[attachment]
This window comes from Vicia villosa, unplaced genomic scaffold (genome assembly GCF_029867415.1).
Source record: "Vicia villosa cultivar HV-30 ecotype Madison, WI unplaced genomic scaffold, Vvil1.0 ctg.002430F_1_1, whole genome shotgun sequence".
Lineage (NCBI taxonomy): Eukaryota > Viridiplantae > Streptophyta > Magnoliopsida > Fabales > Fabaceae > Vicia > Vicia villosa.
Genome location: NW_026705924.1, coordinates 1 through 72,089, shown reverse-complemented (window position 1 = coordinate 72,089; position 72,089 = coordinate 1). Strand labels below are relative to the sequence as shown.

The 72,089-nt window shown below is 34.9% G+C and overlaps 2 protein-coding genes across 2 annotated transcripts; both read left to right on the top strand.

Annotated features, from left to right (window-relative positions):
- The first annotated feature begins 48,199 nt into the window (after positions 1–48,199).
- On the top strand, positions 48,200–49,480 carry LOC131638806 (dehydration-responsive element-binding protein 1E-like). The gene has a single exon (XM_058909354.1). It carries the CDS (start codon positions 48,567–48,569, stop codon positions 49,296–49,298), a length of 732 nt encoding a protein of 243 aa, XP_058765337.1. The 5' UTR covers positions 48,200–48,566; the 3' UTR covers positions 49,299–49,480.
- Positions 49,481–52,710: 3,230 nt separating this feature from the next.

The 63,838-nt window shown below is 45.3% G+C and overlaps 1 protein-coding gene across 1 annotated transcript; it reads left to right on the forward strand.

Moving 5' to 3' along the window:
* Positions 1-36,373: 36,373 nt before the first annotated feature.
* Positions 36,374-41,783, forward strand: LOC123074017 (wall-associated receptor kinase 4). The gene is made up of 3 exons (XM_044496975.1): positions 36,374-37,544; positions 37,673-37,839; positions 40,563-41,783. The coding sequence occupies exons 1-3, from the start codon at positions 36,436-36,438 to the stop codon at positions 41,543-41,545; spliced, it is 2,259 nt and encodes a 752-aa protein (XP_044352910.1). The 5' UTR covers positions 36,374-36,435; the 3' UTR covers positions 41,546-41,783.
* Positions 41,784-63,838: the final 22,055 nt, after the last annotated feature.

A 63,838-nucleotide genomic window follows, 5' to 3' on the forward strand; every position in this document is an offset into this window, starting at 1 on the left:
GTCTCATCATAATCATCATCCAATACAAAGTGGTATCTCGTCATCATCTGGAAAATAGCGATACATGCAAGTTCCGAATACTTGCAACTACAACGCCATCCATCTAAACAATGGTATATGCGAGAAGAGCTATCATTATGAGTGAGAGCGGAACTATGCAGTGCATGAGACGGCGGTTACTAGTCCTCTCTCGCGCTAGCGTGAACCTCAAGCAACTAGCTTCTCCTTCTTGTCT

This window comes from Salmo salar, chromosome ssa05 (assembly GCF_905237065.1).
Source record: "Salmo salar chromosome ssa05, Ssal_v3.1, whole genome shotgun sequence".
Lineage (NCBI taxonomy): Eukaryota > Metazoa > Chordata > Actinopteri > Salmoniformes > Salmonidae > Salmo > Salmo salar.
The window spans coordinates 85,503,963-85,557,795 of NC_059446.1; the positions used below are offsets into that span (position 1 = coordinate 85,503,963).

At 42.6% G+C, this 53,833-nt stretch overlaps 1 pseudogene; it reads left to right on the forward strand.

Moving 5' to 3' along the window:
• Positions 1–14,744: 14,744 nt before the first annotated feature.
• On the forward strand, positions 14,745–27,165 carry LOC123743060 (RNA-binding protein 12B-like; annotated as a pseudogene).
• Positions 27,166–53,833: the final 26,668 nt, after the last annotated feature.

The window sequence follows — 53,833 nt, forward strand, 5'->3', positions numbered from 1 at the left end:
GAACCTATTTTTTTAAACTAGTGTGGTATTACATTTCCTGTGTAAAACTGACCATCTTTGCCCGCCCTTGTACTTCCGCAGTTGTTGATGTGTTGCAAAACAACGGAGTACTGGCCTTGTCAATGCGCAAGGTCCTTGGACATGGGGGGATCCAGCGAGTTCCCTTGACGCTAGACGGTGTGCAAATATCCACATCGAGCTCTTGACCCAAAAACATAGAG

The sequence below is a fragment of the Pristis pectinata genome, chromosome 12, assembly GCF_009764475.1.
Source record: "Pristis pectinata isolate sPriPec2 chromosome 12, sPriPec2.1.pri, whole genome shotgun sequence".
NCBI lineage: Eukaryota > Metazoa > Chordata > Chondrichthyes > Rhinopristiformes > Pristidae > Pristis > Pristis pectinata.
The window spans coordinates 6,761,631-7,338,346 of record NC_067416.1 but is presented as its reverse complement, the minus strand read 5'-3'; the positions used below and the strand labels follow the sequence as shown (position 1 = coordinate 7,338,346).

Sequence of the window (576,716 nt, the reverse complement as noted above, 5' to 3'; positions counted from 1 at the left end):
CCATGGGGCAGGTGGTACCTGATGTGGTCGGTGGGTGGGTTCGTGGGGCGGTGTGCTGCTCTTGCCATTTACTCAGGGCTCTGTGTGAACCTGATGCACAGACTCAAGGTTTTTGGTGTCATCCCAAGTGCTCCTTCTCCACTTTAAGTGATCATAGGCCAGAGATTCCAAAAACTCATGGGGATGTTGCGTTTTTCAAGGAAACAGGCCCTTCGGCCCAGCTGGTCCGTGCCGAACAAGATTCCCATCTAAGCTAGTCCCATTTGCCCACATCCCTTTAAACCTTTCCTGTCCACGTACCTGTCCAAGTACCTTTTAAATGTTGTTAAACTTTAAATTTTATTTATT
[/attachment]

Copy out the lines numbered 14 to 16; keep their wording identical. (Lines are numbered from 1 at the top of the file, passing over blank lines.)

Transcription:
* Positions 41,784-63,838: the final 22,055 nt, after the last annotated feature.

A 63,838-nucleotide genomic window follows, 5' to 3' on the forward strand; every position in this document is an offset into this window, starting at 1 on the left:
GTCTCATCATAATCATCATCCAATACAAAGTGGTATCTCGTCATCATCTGGAAAATAGCGATACATGCAAGTTCCGAATACTTGCAACTACAACGCCATCCATCTAAACAATGGTATATGCGAGAAGAGCTATCATTATGAGTGAGAGCGGAACTATGCAGTGCATGAGACGGCGGTTACTAGTCCTCTCTCGCGCTAGCGTGAACCTCAAGCAACTAGCTTCTCCTTCTTGTCT